Chapter Review: The Utility Database (by Chris Shaw) and how it applies in Cloud Computing

Sometimes you end up reading a great chapter and feel like writing a review about it… well here it is! Smile  Chris Shaw (@SQLShaw, ) wrote a chapter in the PRO SQL Server 2012 Practices book published by Apress (  Chris wrote about one of his habits as a SQL Server consultant: the Utility Database. At first I wasn’t sure what this was going to be about. But after reading the first few lines I could immediately relate to my past experience as a DBA. In a nutshell, DBAs constantly face the same dreaded question:  “what just happened?”. It could be failed backup operations, sudden poor performance, jobs not running… and so forth.

Chapter Overview

The chapter about the Utility Database helps you understand how to properly build a monitoring mechanism that watches your database(s) and helps you identify problems before they occur. The premise of Chris’ chapter is that you are better off being proactive than reactive when database issues occur. Because this is a book on SQL Server Chris walks you through many of the concerns that apply on that platform specifically, including AlwaysOn, Clustering, Jobs and so forth. He shows you how to structure your tables depending on the type of data you are collecting and how to configure your system to start data collection.

Generally speaking Chris recommends that you evaluate and monitor important areas such as (partial list):

Data Growth
Error Logs
Fail Overs
Disk Space

Chris also discusses the importance of KPI (Key Performance Indicators). KPIs are not systems metrics; they are considered business metrics. However identifying specific business metrics and keeping track of them can be just as important as environment metrics. Last but not least Chris tells us that every database system implementation is different, so the recommendations in the book should be used a guidelines and customized to you own needs.

Utility Database for Windows Azure SQL Databases

Equipped with Chris’ recommendations we can discuss how they apply to cloud computing, and more specifically to SQL Database. With SQL Database, many of the concerns that make sense for SQL Server do not apply. For example you can’t monitor the disk space or the CPU on SQL Database. Although certain concepts do not apply, others only apply to SQL Database and not to SQL Server, such as Federations, Error Logs (different kinds), data consumption (used for billing) and firewall settings to name a few. And because performance is just as critical in the cloud due to the throttling behavior of SQL Database, indexing and data growth as extremely important for monitor. So even if Chris’ chapter is strictly covering SQL Server, many of the concepts and recommendations apply with SQL Database.

In addition to indexing and long running stored procedures and T-SQL statements, some of the information you may want to track in SQL Database specifically include:

Database Size
Event Table (in master: sys.database_connection_stats and sys.event_log)
Federations (history data)
Version Engine
Firewall settings

There is one minor detail to discuss however: how to collect the information. The chapter discusses how the Utility database is deployed and how to use Scheduled Jobs to run scripts automatically. In essence, the Utility database is deployed on every server in your farm and a job runs stored procedures on every database in SQL Server.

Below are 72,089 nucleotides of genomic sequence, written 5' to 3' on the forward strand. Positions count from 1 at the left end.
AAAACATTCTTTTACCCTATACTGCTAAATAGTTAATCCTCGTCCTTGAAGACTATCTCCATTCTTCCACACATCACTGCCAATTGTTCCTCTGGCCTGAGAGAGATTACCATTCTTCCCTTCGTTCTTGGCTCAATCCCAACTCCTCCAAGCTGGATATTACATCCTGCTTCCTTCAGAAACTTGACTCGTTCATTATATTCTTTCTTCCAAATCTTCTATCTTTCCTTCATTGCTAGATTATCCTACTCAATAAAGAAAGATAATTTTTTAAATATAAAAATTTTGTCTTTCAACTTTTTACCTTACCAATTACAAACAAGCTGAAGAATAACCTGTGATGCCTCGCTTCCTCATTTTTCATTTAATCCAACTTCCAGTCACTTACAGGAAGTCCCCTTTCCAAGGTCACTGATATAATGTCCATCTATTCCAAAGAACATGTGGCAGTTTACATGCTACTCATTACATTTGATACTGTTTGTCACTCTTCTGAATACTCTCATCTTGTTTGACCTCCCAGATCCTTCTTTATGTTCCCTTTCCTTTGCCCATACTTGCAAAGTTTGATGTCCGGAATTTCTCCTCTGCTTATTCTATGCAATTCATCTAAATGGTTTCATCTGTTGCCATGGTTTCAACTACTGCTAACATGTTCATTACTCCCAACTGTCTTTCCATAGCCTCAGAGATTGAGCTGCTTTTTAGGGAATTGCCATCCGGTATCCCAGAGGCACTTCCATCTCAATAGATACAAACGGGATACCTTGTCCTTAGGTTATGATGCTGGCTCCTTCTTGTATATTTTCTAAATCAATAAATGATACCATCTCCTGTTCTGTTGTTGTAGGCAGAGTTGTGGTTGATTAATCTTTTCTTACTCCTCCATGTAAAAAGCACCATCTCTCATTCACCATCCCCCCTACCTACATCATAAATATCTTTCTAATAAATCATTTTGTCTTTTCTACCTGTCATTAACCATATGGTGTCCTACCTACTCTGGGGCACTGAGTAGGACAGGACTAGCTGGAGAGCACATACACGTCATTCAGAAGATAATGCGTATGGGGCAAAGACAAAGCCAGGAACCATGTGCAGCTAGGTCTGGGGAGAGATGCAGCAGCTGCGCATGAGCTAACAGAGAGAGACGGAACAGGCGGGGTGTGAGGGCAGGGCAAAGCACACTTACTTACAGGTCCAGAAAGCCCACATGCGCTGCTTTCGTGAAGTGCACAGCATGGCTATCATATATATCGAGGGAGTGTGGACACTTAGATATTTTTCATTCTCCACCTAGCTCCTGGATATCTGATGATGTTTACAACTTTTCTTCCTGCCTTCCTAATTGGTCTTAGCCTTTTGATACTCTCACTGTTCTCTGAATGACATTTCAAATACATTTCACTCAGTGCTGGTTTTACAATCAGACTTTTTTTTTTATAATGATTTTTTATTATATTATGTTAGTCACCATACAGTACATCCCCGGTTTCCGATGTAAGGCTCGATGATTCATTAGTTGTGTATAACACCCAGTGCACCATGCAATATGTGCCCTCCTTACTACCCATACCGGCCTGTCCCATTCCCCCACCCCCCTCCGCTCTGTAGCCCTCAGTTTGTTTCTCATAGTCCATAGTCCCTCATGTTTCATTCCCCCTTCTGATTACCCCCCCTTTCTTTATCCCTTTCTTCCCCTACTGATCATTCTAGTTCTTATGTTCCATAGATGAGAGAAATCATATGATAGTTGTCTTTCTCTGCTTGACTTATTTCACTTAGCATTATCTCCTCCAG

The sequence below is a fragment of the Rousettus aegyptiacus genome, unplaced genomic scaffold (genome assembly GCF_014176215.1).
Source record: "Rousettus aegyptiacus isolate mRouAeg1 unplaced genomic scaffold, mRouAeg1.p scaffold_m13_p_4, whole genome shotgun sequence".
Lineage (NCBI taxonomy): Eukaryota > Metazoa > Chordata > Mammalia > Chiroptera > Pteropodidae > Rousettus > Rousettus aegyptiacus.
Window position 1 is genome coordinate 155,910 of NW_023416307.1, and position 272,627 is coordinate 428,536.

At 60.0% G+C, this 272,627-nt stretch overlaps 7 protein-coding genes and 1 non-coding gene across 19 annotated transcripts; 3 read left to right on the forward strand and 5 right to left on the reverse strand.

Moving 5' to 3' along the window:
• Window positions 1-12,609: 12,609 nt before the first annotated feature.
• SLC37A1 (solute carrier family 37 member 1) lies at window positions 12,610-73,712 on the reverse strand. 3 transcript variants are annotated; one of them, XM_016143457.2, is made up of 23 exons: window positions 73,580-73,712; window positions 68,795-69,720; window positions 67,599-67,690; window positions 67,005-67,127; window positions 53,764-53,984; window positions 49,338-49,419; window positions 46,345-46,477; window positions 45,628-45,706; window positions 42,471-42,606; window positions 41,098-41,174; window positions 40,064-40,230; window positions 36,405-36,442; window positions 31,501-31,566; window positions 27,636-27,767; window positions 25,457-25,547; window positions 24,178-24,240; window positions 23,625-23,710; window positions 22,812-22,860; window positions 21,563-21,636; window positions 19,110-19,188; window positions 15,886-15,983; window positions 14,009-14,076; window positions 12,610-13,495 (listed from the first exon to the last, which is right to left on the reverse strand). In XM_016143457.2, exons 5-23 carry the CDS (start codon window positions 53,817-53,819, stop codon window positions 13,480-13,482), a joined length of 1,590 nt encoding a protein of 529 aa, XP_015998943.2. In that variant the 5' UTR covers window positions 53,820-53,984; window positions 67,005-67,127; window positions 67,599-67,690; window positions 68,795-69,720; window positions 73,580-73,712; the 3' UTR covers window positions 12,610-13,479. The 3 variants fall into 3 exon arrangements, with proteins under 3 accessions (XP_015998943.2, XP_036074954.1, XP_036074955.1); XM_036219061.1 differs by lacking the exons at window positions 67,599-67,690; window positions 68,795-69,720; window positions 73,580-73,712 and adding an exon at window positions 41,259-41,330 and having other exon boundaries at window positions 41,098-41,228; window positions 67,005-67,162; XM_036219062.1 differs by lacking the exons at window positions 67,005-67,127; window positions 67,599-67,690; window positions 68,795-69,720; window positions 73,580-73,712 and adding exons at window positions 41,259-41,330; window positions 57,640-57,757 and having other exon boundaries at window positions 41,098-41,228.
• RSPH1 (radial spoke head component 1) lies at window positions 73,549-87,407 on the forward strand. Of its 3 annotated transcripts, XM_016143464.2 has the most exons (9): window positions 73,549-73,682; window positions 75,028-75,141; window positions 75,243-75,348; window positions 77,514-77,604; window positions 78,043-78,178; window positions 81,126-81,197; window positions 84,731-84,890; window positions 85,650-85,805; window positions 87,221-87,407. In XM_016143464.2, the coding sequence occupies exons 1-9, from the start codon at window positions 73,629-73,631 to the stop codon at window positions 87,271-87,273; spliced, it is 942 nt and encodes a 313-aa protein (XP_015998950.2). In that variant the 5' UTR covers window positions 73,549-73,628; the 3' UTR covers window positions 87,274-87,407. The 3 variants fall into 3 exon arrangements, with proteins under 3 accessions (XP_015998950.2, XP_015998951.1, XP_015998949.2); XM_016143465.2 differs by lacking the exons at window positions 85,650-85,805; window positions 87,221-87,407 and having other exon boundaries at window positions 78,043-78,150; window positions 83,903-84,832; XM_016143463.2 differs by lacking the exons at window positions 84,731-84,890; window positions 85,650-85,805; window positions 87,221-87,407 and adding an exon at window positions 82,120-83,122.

The first issue is that there is no such thing as SQL Agent in the cloud, so you can’t run scripts natively in the cloud. But don’t despair. Microsoft recently announced support for Linked Servers from an on-premise SQL Server database to one or more SQL Database instances. So now you can create jobs locally in SQL Server and execute stored procedures located in SQL Database instances.

The second issue is that there isn’t a concept of a “database server” in SQL Database; a SQL Database server in a logical grouping of database, each of which can be found on different servers. But that’s not really an issue by itself; you can simply create the Utility Database within each database by creating its objects in a separate schema container (let’s call it the Utility schema). This way the Utility Database is stored within each database; the scheduled jobs will need to programmatically enumerate through each database in the cloud (which is possible by querying the sys.databases table in master) and run the stored procedures inside the Utility schema.

If you are using Federations the concept is the same; simply deploy the Utility schema to every federation member, et Voila! Your job would also need to detect all the federation members programmatically, but that not a problem because you can access this information by querying sys.federations.

In summary, the Utility Database presented by Chris Shaw has many benefits for both on-premise SQL Server and cloud SQL Database environments. While some of the concerns are the same, you may need to customize the Utility Database accordingly to adapt Chris’ work to SQL Database instances.

About Herve Roggero

Herve Roggero, Windows Azure MVP in South Florida, is the founder of Blue Syntax Consulting, a company specialized in cloud computing products and services. Herve's experience includes software development, architecture, database administration and senior management with both global corporations and startup companies. Herve holds multiple certifications, including an MCDBA, MCSE, MCSD. He also holds a Master's degree in Business Administration from Indiana University. Herve is the co-author of "PRO SQL Azure" and “PRO SQL Server 2012 Practices” from Apress and runs the Azure Florida Association (on LinkedIn: For more information on Blue Syntax Consulting, visit

Print | posted @ Thursday, January 3, 2013 3:50 PM

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